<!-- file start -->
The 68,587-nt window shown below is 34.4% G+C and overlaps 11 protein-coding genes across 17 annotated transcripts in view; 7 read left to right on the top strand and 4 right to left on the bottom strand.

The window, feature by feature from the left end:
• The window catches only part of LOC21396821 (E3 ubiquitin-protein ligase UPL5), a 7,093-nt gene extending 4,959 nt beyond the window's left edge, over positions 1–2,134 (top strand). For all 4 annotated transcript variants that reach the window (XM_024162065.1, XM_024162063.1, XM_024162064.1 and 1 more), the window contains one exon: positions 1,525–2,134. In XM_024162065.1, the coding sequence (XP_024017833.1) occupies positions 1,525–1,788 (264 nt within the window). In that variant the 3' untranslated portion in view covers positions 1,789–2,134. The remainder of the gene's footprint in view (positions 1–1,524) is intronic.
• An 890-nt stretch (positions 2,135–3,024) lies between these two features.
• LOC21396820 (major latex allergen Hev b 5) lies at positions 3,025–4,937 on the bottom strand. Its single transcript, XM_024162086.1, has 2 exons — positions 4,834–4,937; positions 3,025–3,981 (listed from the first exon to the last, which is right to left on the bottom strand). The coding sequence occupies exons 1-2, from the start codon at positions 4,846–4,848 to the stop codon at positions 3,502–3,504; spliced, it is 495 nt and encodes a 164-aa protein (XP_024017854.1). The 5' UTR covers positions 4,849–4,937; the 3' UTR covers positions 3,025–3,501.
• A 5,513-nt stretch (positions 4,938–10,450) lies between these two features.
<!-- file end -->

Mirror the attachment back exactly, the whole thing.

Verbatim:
The 68,587-nt window shown below is 34.4% G+C and overlaps 11 protein-coding genes across 17 annotated transcripts in view; 7 read left to right on the top strand and 4 right to left on the bottom strand.

The window, feature by feature from the left end:
• The window catches only part of LOC21396821 (E3 ubiquitin-protein ligase UPL5), a 7,093-nt gene extending 4,959 nt beyond the window's left edge, over positions 1–2,134 (top strand). For all 4 annotated transcript variants that reach the window (XM_024162065.1, XM_024162063.1, XM_024162064.1 and 1 more), the window contains one exon: positions 1,525–2,134. In XM_024162065.1, the coding sequence (XP_024017833.1) occupies positions 1,525–1,788 (264 nt within the window). In that variant the 3' untranslated portion in view covers positions 1,789–2,134. The remainder of the gene's footprint in view (positions 1–1,524) is intronic.
• An 890-nt stretch (positions 2,135–3,024) lies between these two features.
• LOC21396820 (major latex allergen Hev b 5) lies at positions 3,025–4,937 on the bottom strand. Its single transcript, XM_024162086.1, has 2 exons — positions 4,834–4,937; positions 3,025–3,981 (listed from the first exon to the last, which is right to left on the bottom strand). The coding sequence occupies exons 1-2, from the start codon at positions 4,846–4,848 to the stop codon at positions 3,502–3,504; spliced, it is 495 nt and encodes a 164-aa protein (XP_024017854.1). The 5' UTR covers positions 4,849–4,937; the 3' UTR covers positions 3,025–3,501.
• A 5,513-nt stretch (positions 4,938–10,450) lies between these two features.